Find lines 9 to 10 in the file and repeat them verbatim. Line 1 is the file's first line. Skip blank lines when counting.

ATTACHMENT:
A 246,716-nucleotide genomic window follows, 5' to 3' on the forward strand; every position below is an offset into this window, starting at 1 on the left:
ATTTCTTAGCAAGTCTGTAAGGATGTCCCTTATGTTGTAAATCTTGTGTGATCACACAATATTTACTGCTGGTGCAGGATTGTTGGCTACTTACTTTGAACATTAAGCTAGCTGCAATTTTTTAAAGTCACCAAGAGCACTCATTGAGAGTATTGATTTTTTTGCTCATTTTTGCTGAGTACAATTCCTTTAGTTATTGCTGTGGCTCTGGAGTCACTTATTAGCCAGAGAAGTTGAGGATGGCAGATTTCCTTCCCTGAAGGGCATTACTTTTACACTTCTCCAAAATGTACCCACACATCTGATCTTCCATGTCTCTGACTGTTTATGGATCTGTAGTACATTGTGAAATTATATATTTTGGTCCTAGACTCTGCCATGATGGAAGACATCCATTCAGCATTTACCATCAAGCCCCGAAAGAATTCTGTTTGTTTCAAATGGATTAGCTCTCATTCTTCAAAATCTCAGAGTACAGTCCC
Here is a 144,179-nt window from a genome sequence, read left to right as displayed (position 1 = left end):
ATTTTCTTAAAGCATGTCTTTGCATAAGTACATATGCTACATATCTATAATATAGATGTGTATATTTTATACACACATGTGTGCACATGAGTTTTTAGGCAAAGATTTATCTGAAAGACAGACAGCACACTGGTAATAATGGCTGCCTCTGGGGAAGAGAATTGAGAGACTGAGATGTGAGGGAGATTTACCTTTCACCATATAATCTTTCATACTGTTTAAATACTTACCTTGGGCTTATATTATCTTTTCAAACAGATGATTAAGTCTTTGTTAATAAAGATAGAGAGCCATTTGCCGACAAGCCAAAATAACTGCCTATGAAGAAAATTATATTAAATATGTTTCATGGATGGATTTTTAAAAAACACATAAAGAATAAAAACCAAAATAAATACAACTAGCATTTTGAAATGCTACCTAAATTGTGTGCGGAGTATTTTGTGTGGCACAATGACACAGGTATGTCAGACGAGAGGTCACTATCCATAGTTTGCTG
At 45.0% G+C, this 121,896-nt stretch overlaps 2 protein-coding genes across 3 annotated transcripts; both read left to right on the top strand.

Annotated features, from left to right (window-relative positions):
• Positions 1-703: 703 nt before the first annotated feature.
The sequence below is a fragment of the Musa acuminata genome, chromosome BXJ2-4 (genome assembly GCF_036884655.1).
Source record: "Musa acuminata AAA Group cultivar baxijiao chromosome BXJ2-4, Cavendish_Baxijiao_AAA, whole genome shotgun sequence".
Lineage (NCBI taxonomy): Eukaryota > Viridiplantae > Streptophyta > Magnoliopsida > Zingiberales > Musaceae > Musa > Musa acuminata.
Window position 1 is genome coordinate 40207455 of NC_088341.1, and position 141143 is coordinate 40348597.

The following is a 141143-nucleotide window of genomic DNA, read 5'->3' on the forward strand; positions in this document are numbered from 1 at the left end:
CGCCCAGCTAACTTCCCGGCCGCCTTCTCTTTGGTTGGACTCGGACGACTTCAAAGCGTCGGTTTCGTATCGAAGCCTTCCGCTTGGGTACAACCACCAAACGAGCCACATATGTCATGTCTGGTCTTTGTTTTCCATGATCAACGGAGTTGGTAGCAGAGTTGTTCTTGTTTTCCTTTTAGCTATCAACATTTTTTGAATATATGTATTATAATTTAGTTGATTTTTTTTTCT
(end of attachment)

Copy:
Source record: "Musa acuminata AAA Group cultivar baxijiao chromosome BXJ2-4, Cavendish_Baxijiao_AAA, whole genome shotgun sequence".
Lineage (NCBI taxonomy): Eukaryota > Viridiplantae > Streptophyta > Magnoliopsida > Zingiberales > Musaceae > Musa > Musa acuminata.